Honorable Nnena Ukeje Elendu has been a member of the House of Representatives since 2007. She is a third term member representing Bende Federal constituency in Abia State under the People’s Democratic party.

Her Political Aim: To leave a much better country than I met it.

Honorable Nnena’s Lecture at an event organized by Women in Business and Public Service(WIMBIZ) an NGO for women on 22 March at Eko Hotel and Suites. It is in commemoration of the 2018 International Women’s Day.
Theme: Women, Politics and Nation Building (Press4Progress)

If you are running for office as a woman you must answer these questions:

1) Self- Evaluation: Why do I want to run? Find an answer to that question because people will ask. Men are not psychoanalyzed when running for elected office. They believe that every woman who wants to run has a blind ambition to control everyone. Determine also what office you want to run for. Is it a senatorial position, Governor, House of Representatives etc.
2) Are you Prepared? What are you bringing from your present life into office? I was in the hospitality business and found out that my strength was in hold anyone spellbound in a five minutes conversation. And so I was able to convince people easily, this I brought into office when I was elected.
3) Emotionally are you prepared? You are not allowed to have an emotional meltdown; you are not allowed to cry in public. In politics Might is right. You need to be strong.
4) Physically are you prepared? Campaigns are tough. You are up from 5am – 6pm. You must be physically strong and ready to give it the time it takes.
5) What is your cultural view about women in leadership? Family questions must be answered. What is your family’s take on a strong woman? Break the idea that you are either married or be in politics. A woman who can run both the home and be a good politician.

Having answered these questions you are ready to move on to the next level.

A few more points to note:

  • You must understand that competence, CV doesn’t win elections; emotions win elections. The aim of your opponent is fake news, emotional scam and alternative fact.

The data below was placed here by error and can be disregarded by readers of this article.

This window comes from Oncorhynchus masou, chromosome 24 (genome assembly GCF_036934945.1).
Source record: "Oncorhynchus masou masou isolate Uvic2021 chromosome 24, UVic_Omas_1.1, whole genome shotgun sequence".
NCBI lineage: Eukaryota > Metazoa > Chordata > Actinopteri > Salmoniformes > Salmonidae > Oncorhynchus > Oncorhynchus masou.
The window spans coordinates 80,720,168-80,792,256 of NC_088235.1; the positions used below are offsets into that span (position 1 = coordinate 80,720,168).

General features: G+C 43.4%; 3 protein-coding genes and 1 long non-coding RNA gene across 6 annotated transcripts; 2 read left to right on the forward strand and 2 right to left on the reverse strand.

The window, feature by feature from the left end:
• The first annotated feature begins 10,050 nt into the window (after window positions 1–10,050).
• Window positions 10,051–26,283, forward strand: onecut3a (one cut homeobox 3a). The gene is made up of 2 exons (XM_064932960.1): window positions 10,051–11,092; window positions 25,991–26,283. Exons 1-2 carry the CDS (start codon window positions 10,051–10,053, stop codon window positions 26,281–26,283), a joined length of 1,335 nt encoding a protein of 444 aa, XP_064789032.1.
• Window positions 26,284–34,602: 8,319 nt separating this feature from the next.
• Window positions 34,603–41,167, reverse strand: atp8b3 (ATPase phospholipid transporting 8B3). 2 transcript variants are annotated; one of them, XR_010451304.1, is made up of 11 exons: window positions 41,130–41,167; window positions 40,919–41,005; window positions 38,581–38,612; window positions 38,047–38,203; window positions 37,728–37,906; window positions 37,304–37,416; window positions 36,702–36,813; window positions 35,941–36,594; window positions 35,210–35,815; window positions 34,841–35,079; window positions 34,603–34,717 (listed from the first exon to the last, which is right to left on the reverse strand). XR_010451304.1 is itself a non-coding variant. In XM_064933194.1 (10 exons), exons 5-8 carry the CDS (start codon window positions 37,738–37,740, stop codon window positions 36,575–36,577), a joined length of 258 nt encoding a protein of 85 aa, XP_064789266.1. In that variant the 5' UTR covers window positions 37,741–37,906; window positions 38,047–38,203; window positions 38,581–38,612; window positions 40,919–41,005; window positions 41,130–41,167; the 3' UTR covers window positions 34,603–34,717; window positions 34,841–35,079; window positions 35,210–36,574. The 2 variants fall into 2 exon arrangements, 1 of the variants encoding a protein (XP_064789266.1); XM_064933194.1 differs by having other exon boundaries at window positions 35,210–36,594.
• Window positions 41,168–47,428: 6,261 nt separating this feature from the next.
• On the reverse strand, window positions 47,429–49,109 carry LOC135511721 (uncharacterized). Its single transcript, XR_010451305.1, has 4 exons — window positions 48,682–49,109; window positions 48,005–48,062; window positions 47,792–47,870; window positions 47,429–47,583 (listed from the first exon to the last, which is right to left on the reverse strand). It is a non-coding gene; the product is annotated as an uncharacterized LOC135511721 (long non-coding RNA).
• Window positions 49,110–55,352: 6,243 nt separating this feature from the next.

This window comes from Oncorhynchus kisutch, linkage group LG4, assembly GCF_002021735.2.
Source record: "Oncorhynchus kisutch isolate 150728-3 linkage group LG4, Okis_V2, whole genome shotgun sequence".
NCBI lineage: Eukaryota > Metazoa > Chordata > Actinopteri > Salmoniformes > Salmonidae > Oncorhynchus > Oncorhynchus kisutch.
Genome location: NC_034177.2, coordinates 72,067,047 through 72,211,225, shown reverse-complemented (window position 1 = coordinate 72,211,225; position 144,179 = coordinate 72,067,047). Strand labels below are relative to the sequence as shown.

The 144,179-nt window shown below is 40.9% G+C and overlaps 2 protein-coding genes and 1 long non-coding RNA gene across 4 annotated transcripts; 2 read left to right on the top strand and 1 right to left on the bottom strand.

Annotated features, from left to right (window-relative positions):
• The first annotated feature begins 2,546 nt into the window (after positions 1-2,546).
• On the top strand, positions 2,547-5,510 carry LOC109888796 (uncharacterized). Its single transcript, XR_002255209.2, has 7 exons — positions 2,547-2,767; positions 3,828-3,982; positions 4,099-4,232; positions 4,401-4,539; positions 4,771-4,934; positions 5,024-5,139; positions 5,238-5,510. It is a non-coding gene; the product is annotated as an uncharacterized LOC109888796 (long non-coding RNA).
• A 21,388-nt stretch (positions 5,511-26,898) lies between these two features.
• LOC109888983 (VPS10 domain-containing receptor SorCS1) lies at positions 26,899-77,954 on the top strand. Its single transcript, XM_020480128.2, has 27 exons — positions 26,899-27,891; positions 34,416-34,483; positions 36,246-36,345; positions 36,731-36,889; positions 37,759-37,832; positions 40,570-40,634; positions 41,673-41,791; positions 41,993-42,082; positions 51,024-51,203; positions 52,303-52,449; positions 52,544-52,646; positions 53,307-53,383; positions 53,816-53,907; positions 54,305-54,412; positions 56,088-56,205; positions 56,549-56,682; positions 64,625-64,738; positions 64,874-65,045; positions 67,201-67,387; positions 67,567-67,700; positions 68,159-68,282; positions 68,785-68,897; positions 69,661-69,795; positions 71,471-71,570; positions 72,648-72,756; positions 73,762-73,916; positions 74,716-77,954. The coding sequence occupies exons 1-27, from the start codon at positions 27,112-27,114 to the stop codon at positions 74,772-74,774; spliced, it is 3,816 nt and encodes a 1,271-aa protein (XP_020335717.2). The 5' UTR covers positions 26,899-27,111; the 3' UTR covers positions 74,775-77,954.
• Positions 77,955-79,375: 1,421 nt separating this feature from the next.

• The most important persons in your party is the chairman, the National Organizing chairman, and the secretary, make friends with them. They are the ones in charge of sending your name to INEC.
  • Develop very thick skin…keep your children and family out of social media. You can read stuff about you that you will never believe in the media. Prepare your family for this.

Adebisi Adetunji (C) Project Director Beehyve Empowerment and Development Initiative. Media content provider, Trainer & consultant, Behavioral change Radio Drama. Communication4Development
Catch me on Twitter @DebisiBusybee
Facebook & email – bisimodupe1975@gmail.com

Guest Interview: A Political Scientist Clicking Away with Her Camera

My eyes, ears, and heart are always tuned to catch real-life stories at events, training or workshops. So here was I trying to take a few photos at a Management and Leadership conference for Female Journalists; this lady kept bumping into me or was it me interfering with her professional photography work. And look at me holding a simple Android phone trying to take my amateur pictures😀 After bumping into her a few times the light in my head turned on! 🌞🌞 The writer in me asked, “what’s her story? So here I am ready to bring this beautiful damsel’s story to you. An interesting, down to earth chat it was. Enjoy meeting this talent. 

Interview :
Me: What is your name? Any brand or pet name?

Tiwa: My name is Tiwatope Badmus… My brand name is Tiwa Badmus Photography.

Me: Could you share the schools you attended?

Tiwa: I had my secondary school at Adesina College, Ibadan.
Then I proceeded to the University of Ibadan where I studied Political Science.

Me: What was growing up like for you

Tiwa: Growing up for me was two-sided… We used to leave somewhere that I termed as a ghetto. I learned a whole lot as a young girl of 5. Street fights and drinking was the order of the day.  so I learned a lot of self-defense. I was a really gentle kid growing up.Then by age 6, we moved to a new environment where our movement was restricted then I became the ‘get inside’ kinda kid. I was a very shy girl throughout my secondary school days. But as soon as I entered the university I began to build up the courage to meet and approach people.

Me: Photography! How did you get into photography, what was your motivation?

Tiwa: Photography has always been in me. I remembered as a secondary school student how I used to save my lunch money so I can go take pictures with my friends… How I used to capture the sun moon and stars with my First camera phone which was a Nokia C1.
My Motivation: When I was in 300L at the university there was this very long ASUU strike that broke out and I decided to learn Photography as a passion and then it became my career path.

Me: Do you do anything else besides photography?

Tiwa: Right now, I don’t do any side jobs… I only do photography.

Me: Is it lucrative, I mean pay your bills?

Tiwa: Photography is a very lucrative job.. Especially when it comes to events. I have met several people I would have never imagined if I was on other jobs within a short span of time.

Me: What has been your challenge following this career path?